Backing up a computer system is necessary. You will never know when your hard drive decides to crash or a lightning decides to strike. Therefore, it is always a great idea to keep your data backed up for such emergencies. Nowadays, there are two ways of backing up a computer system; offline backup for later use and online backups for accessing the data from anywhere. In this brief article, we try to explore some tools used for both online and offline backups.
When it comes to Ubuntu, Ubuntu One is the most noted features for backing up an Ubuntu system. Ubuntu One was released with the latest release of Ubuntu (10.10) and offers 2GB of online storage for Ubuntu users, for free. If you need more space, then you need pay for the extra storage you want.
When it comes to the technology and workflow, Ubuntu One works the same way as Dropbox. You have a client which communicates with a server, hosting your online storage. The client is integrated to the file management software of the OS and the client keeps all the documents synced with the online storage. Therefore, your online storage is as same as your local files. In case if something destructive happens, you lose no data.
Ubuntu One is offered by Canonical, the same people who develop Ubuntu. Therefore, you do not have to keep any doubt in your mind regarding the security of your online storage.
Dropbox is the tools which made online backups so easy and popular. Dropbox is available for all major platforms, including Linux. If you are a basic user, you can have 2GB of online storage for your data, for free. In case you introduce your friends to Dropbox, you will get additional 250MB for every referral.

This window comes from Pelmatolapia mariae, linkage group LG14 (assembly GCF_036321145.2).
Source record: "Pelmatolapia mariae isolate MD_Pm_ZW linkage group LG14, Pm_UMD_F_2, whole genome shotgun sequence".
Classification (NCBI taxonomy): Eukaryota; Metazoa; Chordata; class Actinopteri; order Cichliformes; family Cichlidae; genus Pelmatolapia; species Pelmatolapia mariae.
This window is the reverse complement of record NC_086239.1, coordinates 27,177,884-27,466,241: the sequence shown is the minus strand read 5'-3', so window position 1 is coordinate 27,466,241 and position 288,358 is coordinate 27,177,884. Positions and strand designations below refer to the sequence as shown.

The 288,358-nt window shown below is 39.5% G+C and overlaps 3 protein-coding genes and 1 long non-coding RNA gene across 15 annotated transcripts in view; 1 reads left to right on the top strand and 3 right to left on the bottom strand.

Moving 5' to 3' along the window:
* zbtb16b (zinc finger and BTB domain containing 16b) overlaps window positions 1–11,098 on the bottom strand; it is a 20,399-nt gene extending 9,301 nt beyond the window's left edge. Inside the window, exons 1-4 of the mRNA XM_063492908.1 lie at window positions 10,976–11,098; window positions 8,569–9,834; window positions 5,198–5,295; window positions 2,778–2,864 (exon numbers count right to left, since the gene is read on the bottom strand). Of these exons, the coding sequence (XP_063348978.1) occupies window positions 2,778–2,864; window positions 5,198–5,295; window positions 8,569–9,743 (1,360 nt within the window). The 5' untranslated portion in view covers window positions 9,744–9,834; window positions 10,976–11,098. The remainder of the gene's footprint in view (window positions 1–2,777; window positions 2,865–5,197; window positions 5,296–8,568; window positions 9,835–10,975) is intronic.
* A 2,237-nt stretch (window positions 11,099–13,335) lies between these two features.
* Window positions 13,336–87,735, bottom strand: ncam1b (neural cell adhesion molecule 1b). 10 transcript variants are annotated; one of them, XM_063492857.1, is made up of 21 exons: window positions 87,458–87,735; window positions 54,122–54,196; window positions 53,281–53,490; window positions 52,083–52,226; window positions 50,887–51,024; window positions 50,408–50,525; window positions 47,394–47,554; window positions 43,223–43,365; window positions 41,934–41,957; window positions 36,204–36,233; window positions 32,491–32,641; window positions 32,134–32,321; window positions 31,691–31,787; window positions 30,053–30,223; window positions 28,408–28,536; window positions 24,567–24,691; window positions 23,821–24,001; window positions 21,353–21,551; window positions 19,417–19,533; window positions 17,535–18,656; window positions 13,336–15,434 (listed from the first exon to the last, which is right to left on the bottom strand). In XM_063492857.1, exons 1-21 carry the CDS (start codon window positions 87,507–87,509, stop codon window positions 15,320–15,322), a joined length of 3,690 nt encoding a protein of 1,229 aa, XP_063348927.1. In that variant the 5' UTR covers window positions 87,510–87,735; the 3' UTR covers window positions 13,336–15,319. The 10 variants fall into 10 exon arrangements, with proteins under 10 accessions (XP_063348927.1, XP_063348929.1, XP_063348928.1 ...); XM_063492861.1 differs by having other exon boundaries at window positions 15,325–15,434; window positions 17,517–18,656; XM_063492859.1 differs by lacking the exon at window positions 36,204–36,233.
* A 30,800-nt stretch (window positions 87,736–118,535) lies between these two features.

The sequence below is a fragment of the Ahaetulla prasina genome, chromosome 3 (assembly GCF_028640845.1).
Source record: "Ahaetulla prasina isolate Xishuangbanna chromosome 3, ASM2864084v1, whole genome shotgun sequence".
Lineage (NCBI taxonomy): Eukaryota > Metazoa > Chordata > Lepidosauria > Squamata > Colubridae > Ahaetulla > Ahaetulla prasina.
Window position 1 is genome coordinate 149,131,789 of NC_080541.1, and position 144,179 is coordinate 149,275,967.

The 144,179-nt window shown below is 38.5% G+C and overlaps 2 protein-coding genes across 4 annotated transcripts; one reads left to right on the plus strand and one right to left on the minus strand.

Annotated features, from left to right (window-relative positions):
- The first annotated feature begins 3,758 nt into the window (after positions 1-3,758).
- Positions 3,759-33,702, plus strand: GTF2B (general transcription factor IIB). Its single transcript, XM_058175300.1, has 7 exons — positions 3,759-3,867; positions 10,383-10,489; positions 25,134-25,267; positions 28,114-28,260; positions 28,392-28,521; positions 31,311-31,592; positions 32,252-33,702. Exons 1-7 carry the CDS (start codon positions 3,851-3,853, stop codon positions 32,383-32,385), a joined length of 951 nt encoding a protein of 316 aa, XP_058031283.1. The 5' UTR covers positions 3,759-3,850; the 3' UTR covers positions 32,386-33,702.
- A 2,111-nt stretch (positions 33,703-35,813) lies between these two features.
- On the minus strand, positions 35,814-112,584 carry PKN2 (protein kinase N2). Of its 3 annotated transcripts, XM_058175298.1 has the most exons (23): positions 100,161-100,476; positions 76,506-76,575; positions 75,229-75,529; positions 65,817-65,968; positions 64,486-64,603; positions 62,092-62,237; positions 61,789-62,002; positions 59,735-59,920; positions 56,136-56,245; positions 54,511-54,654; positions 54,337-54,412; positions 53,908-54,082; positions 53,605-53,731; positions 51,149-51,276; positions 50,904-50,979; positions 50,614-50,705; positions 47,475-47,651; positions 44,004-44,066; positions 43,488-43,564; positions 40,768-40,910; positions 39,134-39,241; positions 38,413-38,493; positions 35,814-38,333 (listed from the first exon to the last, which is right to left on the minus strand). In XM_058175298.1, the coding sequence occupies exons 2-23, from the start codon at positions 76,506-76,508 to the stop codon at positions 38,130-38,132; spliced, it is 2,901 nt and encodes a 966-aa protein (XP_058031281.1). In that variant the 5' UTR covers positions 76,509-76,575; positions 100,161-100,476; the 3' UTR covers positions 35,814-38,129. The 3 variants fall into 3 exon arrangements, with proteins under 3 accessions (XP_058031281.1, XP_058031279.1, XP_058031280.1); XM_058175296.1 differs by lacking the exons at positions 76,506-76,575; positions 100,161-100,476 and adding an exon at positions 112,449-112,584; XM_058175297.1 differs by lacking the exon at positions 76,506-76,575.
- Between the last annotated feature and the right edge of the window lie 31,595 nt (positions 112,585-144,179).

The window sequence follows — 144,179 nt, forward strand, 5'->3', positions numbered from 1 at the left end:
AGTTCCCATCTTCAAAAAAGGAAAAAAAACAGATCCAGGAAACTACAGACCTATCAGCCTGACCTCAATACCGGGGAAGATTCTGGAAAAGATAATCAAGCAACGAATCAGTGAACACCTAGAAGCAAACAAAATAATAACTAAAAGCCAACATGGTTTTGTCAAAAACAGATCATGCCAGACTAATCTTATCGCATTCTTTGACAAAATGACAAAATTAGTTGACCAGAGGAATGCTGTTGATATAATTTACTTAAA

Unless you only backup the important files or yours, 2GB storage is not quite enough to backup all what you need to backup. In this case, you can buy the additional storage for a little price from Dropbox. This way, you can easily backup your music or movie collection in the cloud.
The other advantage of Dropbox is that it can be linked to several computers running different operating systems. If you want to keep some folders properly synced across all the computers, you can do that with Dropbox. This way, you can fully avoid using USB keys to transfer data across computers and you can continue with any of your machines at any time. In case if you want to access your information from a PC that is not linked to your Dropbox account, you can simply access the data you want through web.
Back In Time
Let’s now talk about an offline backup system. Back In Time is one of the popular offline backup tools that can be used for backing up data to another hard drive or a network location.
You can install Back In Time simply by downloading the installation files or through Ubuntu package management tools. Once installed, you can define the directories to be backed up and their frequencies. Since there can be many backup snapshots in the backup directory, you can also define a timeout for the backup snapshots.
When it comes to many offline backup systems, restoring the backup is somewhat complicated task. This is true for some of the most hyped offline backup systems out there. When it comes to Back In Time, this is just a process of a few mouse clicks. Your data gets properly restored at the end of the restoration process. But when compared to the online backup tools, there is a few disadvantages when it comes to the losses. Since online backup systems are real-time, you lose nothing. But you may lose some data in your Ubuntu system when using offline backup tools as backing up frequency is usually not real-time.